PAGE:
Wednesday, February 29, 2012

Commercial Real Estate: Back in the Saddle?

Cheaper Rates, Vigorous CMBS Activity Send Positive Signal about the Commercial Real Estate Market in 2012, According to John B. Levy & Company

After a Tale of Two Cities year in commercial real estate that gave lenders and borrowers alike the best of times and the worst of times, the outlook for 2012 is both positive and encouraging. According to “Commercial Real Estate: Back in the Saddle?” – the latest podcast produced by John B. Levy & Company (available online at – early indicators suggest that CMBS is back with a force.
“After the European debt crisis and US government bonds gave us a rocky ride in 2011,” says John Levy, founder of John B. Levy & Company, “commercial real estate is back in the saddle for 2012. The conduit business gives us a perfect indication of what we can expect. First of all, rates are cheaper. Ten-year fixed-rate money is 5 percent or less, which is 100 basis points better than what it was this past fall. In addition, second- and third-tier cities are now in the mix. Deal-making has moved from cities like Washington, New York, and Chicago to a broader array of markets . . . Albuquerque and Amarillo, Nashville and Richmond.”
"While CMBS is expected to make a strong statement in 2012, preferred equity and mezzanine debt will continue to bring additional leverage to transactions," according to Levy. In fall 2011, as well as earlier in the year, mezzanine debt and preferred equity fell in the 13 to 15 percent range, if not higher. Those prices are currently in the single digits, the result of low interest rates on US Treasurys. In no uncertain terms, current Federal Reserve policy is playing a significant role in the pricing of preferred equity and mezzanine debt.
“Perhaps nowhere is it more clear that the Bernanke fiscal policy is working than in the preferred equity, mezzanine debt arena,” says Levy. “Look at the 5-year Treasury note. It’s 1 percent. So if you secure mezz debt at 9 percent over five years – which sounds cheap by historical standards – you’ll still get a return that’s 800 basis points over Treasurys. By keeping interest rates extremely low for at least three years, Fed policy penalizes investors for parking their money, and it forces them to invest in the market. The result? Higher leverage is cheaper.”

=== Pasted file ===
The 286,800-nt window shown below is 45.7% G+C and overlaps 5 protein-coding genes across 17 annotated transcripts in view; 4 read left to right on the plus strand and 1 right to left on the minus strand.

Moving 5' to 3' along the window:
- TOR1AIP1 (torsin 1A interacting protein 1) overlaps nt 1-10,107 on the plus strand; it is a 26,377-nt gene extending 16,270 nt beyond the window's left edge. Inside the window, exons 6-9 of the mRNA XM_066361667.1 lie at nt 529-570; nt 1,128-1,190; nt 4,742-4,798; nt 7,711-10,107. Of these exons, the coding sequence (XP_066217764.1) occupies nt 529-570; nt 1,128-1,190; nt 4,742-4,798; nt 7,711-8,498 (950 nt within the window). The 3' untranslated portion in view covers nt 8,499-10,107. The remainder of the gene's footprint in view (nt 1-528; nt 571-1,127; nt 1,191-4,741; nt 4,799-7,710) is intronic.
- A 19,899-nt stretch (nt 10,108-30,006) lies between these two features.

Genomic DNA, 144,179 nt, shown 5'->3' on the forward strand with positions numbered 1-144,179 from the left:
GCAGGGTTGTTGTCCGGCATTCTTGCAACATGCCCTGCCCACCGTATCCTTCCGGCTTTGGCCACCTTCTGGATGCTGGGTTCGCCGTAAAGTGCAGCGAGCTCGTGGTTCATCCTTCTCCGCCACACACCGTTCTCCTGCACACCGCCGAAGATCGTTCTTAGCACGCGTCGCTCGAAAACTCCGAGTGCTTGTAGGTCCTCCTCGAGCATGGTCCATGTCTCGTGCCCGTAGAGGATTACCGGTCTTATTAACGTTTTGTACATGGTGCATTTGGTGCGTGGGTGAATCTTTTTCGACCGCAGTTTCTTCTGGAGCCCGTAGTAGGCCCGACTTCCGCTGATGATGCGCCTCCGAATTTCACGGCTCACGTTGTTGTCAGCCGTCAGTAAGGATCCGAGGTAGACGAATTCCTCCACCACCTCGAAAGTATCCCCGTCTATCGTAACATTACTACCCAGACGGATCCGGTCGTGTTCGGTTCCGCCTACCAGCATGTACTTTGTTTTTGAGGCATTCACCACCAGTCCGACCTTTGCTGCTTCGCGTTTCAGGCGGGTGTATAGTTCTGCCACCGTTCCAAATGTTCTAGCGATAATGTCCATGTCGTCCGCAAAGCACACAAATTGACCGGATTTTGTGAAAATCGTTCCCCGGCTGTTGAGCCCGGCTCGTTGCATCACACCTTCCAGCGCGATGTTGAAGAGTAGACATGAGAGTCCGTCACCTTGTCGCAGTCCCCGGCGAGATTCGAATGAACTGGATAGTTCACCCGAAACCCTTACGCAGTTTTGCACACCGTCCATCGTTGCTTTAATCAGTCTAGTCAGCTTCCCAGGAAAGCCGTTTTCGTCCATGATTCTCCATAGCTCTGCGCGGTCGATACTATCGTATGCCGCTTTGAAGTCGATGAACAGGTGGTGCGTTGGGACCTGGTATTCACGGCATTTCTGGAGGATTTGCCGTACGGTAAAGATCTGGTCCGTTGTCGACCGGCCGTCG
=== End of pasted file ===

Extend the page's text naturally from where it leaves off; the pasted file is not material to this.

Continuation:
While the multifamily housing market has performed well over the past several years, Levy believes that trend may be nearing its end. Several factors account for the success of that sector and, as such, hint at its easing. First, the market for single family homes has been abysmal, so people rented rather than bought. Second, multifamily housing has been the beneficiary of extremely cheap government-sponsored mortgages.
“Multifamily housing has been the darling of commercial real estate, and it owes a huge debt of gratitude to a single-family market that has been in the tank for years,” says Levy. “But what has really driven the success of multifamily is cheap money from Fannie Mae, Freddie Mac, and FHA. That’s my money, your money, government money. It’s puzzling as to why the government provides mortgages for less than what the private market charges.”
Firm Background
John B. Levy & Company, Inc. is a real estate investment-banking firm headquartered in Richmond, Virginia. Since John Levy founded the company in 1995, the firm has structured over $3.5 billion in financing for developers and owners of commercial and multi-family projects nationwide, often investing its own proprietary funds into transactions with its clients.
Mr. Levy is an expert on commercial real estate financing and the effects of interest rates on commercial real estate markets. He is the originator and author of the Barron’s/John B. Levy & Company National Mortgage Survey, which Barron’s published for 23 years, and co-creator of The Giliberto-Levy Commercial Mortgage Performance Index (sm), the first and pre-eminent index to measure and analyze the performance of investments in the commercial mortgage industry. Additionally, he is a former member of the Board of Directors of Anthracite Capital Inc., a New York Stock Exchange REIT managed by BlackRock, Inc. and a former director of Value Property Trust.
A seasoned speaker, Mr. Levy has presented nationwide to major real estate associations and key industry groups, including the Mortgage Bankers Association and the Urban Land Institute. He has also appeared on Bloomberg and CNBC. Mr. Levy also appears regularly as a guest commentator on FoxBusiness.
For more information about John B. Levy & Company, please visit our website at or call Julia Grant at 804-644-2000, extension 258. You can also follow us on Twitter at and become a fan on Facebook.

Monday, February 27, 2012

Social Media in CRE No Longer Just for Socializing - CoStar Group

With An Audience of a Billion, CRE Industry Adopting Social Networks for Business Outreach
February 22, 2012

Commercial real estate brokers and companies are slowly shrugging off their aversions to social media platforms and are engaging more frequently in online marketing, information gathering and client building.

While late to the social networking scene and still in a fledgling state of using websites such as LinkedIn, Facebook and Twitter, many in the CRE industry have started trying to harness their reach in hopes that one day it will lead to deals and dollars. At the same time, many others still refuse to join the fold and flat out state they will resist until they're the last ones online.